Working from home has many perks: running errands during the week rather than fighting through the crowds at the weekend, being able to work in your PJs (actually, I’ve only done this once but I do like the option), taking breaks when you want to and not having to worry about commuting. But there is a dark side that many people don’t realise or even want to admit: it can be lonely.
Until I set up my own business as a Virtual Assistant, I had always been an employee. I enjoyed working with colleagues to bounce ideas off and enjoyed the usual office banter. I loved having a little chat in the kitchen with colleagues, asking what they did at the weekend.
It’s a very different story when you work alone. There is no-one to have a banter with and no-one to talk about what I did at the weekend. Unless I count the cat, but he’s only interested in me when he’s hungry.
I am very fortunate to be part of many Virtual Assistant Facebook groups. It’s a very supportive, safe place to ask questions and have a chat, but it’s still not the same as sitting down with someone face-to-face over a cuppa.
I believe we humans are social creatures, and solitude, for long periods of time, may not be a good thing. I wouldn’t be surprised if this could have an impact on our mental health and well-being too.
I know a few people who have mentioned to me that they haven’t been out of the house for six days! I have to leave the house once a day due to family commitments but if I didn’t have that, I do wonder how many days I would be in the house before realising I hadn’t been outside.
A handful of times I have sat there and looked at my phone to see who I can call, just to have a conversation with an actual human being. But my friends all have 9-5 office jobs and they can’t leave their desks to have a ten-minute chit-chat with me.
One way I meet other people is by going to networking groups; there are a few I belong to and they meet on a monthly basis but I feel I need more interaction than a few times a month.
I started reading about co-working spaces used by freelancers. I’m sure this concept has been around for ages but I’d never really looked into it until I felt I needed one.
After some research, I found a local company that offers co-working facilities. I made an appointment with the manager and went in. The offices were sleek, the desks had ample room for working, a lot of light and had all the mod cons you would expect from a working environment. I was offered a free day trial, which I accepted (who am I to refuse a freebie!)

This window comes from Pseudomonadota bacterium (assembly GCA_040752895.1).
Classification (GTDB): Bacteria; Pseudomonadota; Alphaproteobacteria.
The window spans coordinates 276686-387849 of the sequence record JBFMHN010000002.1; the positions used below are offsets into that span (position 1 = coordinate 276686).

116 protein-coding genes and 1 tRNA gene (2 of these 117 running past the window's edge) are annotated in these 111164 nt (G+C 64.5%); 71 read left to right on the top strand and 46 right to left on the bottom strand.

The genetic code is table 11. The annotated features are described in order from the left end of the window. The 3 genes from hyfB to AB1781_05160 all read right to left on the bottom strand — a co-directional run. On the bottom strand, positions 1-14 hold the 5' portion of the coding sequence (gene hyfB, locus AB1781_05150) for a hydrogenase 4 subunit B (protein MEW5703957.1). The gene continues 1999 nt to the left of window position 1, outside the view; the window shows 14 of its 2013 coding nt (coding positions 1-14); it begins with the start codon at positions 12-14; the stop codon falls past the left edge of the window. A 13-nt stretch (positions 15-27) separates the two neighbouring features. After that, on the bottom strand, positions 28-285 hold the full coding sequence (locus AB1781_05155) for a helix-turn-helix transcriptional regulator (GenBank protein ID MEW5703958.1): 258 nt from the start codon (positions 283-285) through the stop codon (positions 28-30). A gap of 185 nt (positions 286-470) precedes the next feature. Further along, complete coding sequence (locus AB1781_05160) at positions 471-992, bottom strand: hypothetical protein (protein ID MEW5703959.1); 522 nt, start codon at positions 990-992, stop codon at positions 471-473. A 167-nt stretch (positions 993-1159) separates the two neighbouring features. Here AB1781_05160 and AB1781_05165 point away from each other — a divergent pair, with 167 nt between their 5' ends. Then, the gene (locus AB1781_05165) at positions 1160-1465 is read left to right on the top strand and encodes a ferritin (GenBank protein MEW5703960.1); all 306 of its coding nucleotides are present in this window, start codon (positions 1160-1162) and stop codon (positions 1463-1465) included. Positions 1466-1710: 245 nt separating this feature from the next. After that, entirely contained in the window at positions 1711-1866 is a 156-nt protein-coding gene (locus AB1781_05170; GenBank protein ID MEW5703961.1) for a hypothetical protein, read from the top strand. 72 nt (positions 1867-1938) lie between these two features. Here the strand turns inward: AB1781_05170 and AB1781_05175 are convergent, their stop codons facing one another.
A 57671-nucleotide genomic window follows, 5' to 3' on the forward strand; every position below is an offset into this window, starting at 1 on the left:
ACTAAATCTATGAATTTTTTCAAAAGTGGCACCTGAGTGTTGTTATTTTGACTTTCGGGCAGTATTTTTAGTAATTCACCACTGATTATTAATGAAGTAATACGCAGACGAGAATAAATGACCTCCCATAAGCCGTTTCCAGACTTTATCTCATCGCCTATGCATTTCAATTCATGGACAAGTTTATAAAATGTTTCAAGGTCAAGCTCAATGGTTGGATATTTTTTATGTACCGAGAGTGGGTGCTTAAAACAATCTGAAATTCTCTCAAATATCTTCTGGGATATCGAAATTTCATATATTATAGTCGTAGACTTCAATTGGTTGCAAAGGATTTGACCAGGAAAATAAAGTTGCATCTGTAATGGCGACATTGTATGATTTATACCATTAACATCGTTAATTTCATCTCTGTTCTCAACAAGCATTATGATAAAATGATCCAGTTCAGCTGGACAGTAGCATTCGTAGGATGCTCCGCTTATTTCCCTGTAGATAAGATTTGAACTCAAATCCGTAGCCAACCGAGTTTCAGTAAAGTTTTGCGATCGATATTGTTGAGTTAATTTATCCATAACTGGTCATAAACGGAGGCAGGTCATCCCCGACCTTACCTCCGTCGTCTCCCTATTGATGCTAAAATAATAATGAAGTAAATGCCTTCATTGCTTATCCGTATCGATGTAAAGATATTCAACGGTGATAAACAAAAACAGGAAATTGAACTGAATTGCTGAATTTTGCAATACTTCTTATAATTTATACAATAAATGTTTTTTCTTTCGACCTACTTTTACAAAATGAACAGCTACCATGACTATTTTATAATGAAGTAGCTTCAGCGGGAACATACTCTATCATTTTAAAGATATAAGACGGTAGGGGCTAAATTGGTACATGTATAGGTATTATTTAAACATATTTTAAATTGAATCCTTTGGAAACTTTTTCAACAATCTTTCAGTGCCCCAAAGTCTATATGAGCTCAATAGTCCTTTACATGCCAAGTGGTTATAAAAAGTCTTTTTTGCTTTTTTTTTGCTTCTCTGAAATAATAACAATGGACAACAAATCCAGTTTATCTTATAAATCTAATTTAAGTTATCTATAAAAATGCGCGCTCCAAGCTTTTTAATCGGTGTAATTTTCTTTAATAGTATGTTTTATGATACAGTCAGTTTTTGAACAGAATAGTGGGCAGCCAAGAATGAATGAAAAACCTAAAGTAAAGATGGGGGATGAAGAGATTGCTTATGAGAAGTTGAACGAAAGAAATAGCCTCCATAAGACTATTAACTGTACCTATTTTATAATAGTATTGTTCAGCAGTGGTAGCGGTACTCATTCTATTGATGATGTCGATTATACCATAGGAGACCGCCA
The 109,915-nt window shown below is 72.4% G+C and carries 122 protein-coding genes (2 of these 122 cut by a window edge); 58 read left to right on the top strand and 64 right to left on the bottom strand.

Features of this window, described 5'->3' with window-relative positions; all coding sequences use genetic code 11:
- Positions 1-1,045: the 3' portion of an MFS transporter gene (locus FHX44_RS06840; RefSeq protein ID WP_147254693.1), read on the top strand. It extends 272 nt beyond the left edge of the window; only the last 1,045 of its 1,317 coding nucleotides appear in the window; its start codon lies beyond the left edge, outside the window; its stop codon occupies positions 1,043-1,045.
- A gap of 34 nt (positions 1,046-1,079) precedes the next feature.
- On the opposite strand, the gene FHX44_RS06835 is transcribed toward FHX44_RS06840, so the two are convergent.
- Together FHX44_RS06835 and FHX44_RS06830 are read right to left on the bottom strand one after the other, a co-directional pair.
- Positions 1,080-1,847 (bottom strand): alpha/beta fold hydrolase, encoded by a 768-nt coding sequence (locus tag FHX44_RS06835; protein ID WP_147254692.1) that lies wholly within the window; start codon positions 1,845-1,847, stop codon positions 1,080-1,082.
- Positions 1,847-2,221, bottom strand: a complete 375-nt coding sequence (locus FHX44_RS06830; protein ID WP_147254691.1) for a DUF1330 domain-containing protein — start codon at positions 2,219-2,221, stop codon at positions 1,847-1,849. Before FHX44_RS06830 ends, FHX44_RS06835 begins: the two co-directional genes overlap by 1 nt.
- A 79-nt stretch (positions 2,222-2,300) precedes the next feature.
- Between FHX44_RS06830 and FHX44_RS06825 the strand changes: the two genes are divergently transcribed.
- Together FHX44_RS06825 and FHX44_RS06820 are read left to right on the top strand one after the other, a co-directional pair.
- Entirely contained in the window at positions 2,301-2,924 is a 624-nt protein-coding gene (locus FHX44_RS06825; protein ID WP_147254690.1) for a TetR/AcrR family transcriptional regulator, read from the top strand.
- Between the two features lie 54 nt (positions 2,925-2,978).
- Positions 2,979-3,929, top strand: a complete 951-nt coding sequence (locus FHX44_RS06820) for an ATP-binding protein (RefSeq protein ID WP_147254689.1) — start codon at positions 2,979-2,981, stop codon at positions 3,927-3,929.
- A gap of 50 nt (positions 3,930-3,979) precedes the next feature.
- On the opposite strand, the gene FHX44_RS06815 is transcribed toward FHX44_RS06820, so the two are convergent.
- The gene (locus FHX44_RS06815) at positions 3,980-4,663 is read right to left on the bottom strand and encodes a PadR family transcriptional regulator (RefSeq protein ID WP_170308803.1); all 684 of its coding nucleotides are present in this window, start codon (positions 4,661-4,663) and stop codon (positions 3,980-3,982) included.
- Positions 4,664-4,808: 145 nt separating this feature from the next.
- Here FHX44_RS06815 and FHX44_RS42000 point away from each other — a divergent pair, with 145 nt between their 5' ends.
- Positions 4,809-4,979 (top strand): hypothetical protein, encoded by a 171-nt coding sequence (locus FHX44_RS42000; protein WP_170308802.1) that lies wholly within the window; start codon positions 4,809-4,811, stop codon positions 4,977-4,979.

I thought Wednesday would be a good day to use my trial day as it breaks up the week. It took moments to set up my wi-fi connection and I was ready to go.
There were about three other people there. A lady, who was sitting nearby, introduced herself to me. We chatted for about ten minutes and I realised how much I missed talking to another person. I was networking without actually realising.
The area wasn’t pin-drop quiet but also wasn’t distractingly loud. I got a lot of work done and when I left, I felt my day had been incredibly productive.
This co-working space was EXACTLY what I was looking for. But, as with everything, it comes down to money. Their cheapest package offered access for five days in a calendar month. As I am looking to do this one day a week, the cheapest package is the best option for me. I know I can’t invest in it right now but I will be signing up soon as I can really see the benefits a of co-working space.
Another option I have is taking my laptop to a coffee shop. There is a lovely tea shop nearby and I’ve worked from there before.
Someone I know meets up with people she met at networking groups for a coffee morning once a week. They don’t always talk about work: they discuss what did at the weekend, what their children are up to and a general chat about their lives. I can really see the benefit of this.
There is a dark side to working from home full-time but it’s important to recognise it early on and find ways to manage it.